TV, instead, seems American cinema’s progressive queer cipher. Television’s production system gave it more foundational leeway than Hollywood’s Hay’s Code-bound origins, and its perpetually more fragmented consumption (the obverse of Hollywood’s studio and theater controlled distribution) resulted in creative democratization that, in turn, has encouraged more realized queer representation. HBO’s Girls, The Sopranos, Game of Thrones, True Blood, Six Feet Under, The Wire; Amazon’s Transparent; ABC’s Modern Family; CBS’s The Good Wife; Netflix’s Orange is the New Black, Jessica Jones; all have realistic queer characters with plot arcs separate from their sexualities. Some TV ‘auteurs’, like Shonda Rhimes (Scandal, Grey’s Anatomy, How to Get Away with Murder) Joss Whedon (Buffy the Vampire Slayer, Dollhouse, Firefly), and David Simon (The Wire, Treme) have reputations for satisfactory queer representation throughout their work.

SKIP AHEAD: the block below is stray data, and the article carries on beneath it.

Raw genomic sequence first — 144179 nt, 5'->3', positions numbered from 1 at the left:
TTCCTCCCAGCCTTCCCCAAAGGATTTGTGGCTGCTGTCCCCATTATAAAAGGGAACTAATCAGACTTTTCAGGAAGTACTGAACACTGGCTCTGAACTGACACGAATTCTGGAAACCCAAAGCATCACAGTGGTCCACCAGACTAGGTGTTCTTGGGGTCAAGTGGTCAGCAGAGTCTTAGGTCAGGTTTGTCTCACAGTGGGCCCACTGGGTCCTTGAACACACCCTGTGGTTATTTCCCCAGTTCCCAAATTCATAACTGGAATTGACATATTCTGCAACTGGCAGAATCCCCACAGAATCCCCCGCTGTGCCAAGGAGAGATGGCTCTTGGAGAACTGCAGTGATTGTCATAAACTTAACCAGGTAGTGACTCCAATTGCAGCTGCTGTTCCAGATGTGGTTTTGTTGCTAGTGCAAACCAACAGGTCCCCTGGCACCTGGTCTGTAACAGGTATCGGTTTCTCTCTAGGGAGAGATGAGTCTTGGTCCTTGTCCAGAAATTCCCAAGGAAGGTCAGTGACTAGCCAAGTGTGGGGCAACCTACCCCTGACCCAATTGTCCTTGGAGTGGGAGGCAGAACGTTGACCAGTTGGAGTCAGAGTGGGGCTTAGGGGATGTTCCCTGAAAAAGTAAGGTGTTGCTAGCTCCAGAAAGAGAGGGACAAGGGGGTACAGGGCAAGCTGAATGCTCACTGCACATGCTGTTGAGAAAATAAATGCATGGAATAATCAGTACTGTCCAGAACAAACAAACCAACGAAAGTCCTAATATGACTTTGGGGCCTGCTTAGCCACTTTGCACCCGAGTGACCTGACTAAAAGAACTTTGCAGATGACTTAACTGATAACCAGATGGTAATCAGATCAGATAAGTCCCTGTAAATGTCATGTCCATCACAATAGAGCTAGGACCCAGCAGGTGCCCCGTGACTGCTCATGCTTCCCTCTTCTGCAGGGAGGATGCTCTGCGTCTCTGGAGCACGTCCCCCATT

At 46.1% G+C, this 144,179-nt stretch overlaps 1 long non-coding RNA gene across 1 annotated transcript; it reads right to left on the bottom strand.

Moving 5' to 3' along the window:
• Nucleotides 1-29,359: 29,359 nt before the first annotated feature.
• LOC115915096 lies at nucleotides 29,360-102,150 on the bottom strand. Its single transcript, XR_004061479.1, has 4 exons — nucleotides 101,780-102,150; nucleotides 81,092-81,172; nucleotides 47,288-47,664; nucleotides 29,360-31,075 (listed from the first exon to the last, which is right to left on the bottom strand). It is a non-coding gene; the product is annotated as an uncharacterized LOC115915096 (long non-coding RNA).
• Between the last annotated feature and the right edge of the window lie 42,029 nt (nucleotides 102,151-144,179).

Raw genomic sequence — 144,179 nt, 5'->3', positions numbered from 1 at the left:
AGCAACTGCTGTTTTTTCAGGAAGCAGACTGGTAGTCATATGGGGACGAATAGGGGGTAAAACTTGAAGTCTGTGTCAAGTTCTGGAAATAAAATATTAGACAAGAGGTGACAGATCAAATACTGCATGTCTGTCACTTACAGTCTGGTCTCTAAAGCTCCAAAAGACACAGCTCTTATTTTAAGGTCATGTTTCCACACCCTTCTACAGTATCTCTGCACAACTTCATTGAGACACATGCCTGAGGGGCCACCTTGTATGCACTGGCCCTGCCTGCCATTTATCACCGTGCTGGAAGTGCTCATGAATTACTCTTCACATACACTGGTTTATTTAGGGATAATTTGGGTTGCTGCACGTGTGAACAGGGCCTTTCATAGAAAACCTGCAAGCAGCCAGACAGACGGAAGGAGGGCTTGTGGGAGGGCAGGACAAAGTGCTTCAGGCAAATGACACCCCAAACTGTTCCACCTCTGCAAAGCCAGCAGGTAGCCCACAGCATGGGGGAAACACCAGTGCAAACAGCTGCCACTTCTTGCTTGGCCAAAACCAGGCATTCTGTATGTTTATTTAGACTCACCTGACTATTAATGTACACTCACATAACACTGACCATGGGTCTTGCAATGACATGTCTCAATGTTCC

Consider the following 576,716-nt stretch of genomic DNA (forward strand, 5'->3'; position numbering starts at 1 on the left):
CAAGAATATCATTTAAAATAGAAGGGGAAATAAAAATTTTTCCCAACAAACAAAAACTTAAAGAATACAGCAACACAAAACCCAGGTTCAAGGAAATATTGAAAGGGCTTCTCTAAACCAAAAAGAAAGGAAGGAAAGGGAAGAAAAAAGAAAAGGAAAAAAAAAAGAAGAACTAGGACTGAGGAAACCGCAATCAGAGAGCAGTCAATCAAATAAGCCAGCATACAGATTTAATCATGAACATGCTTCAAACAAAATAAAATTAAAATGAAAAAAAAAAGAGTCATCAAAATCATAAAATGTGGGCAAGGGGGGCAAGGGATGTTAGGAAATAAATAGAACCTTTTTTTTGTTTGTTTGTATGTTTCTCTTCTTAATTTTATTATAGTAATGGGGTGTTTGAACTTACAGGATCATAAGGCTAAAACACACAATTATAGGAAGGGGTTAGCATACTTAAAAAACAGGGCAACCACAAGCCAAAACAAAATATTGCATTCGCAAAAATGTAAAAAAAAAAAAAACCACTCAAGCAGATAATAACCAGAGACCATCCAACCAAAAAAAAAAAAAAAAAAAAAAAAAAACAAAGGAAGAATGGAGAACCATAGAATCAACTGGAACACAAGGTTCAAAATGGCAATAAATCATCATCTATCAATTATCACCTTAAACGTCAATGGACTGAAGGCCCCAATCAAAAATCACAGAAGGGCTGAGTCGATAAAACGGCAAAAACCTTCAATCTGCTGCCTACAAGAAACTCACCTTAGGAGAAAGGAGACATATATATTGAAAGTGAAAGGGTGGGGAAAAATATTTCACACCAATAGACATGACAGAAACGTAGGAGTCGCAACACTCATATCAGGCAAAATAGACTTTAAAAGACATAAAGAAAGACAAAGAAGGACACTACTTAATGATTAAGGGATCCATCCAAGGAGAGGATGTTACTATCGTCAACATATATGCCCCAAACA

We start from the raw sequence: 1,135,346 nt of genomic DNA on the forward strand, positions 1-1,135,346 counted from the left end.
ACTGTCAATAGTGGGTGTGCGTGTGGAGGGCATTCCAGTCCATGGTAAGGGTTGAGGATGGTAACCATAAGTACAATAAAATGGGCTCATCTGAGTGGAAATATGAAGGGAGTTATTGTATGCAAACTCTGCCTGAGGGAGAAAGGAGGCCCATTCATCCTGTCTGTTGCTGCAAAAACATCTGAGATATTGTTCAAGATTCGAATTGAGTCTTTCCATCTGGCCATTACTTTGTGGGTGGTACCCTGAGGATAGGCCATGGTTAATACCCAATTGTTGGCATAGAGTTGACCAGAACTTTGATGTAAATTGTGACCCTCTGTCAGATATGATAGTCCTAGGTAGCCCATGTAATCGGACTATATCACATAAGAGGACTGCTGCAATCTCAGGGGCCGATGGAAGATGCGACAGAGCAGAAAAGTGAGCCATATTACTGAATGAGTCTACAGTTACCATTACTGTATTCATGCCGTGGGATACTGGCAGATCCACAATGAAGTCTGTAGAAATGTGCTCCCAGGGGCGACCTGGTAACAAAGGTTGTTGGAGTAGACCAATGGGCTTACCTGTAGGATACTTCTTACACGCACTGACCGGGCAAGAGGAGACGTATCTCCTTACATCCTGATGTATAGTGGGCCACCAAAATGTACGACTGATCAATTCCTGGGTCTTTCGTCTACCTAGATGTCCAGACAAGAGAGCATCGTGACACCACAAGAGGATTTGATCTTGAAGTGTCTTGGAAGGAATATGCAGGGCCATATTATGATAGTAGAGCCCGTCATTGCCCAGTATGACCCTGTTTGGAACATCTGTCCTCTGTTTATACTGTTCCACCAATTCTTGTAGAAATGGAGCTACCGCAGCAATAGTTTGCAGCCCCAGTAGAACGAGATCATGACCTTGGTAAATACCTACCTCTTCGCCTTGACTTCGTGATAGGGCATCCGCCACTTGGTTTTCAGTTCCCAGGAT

The latter pair, Whedon and Simon, have characters of particular note – ones that are not only among the first of their ‘kind’, but also are main characters in two of the most widely acclaimed series in television. From the outset of Buffy the Vampire Slayer, Whedon established his desire to incorporate a queer character into the show’s “Scooby-Gang” – the main four or five protagonists that make up Buffy’s high school (and lifelong) cohort. The first two seasons see him and his writers toy with having both Willow Rosenberg, a reticent Jewish redhead, and Alexander “Xander” Harris, a wise-cracking goofball, as options for potential queering. One season one plotline sees Xander form an empathetic bond with Larry, a closeted football bully who feels the need to constantly assert his masculinity. Xander fields his acerbic verbal punches to the point where Larry’s guilt supersedes his bullying – the episode concludes in a locker room, the pair sharing an emotional “coming out” together. Despite the fact that, in later seasons of Buffy, Xander settles into a heterosexual marriage, these early episodes that hinted at his queerness remain embedded in our reading of his character – his emotional sensibilities, and his repressed, stressed relationship at home. Whedon discusses the decision to abandon fully queering Xander in his discussion to instead queer Willow – a decision that would result in TV’s first ever lesbian kiss.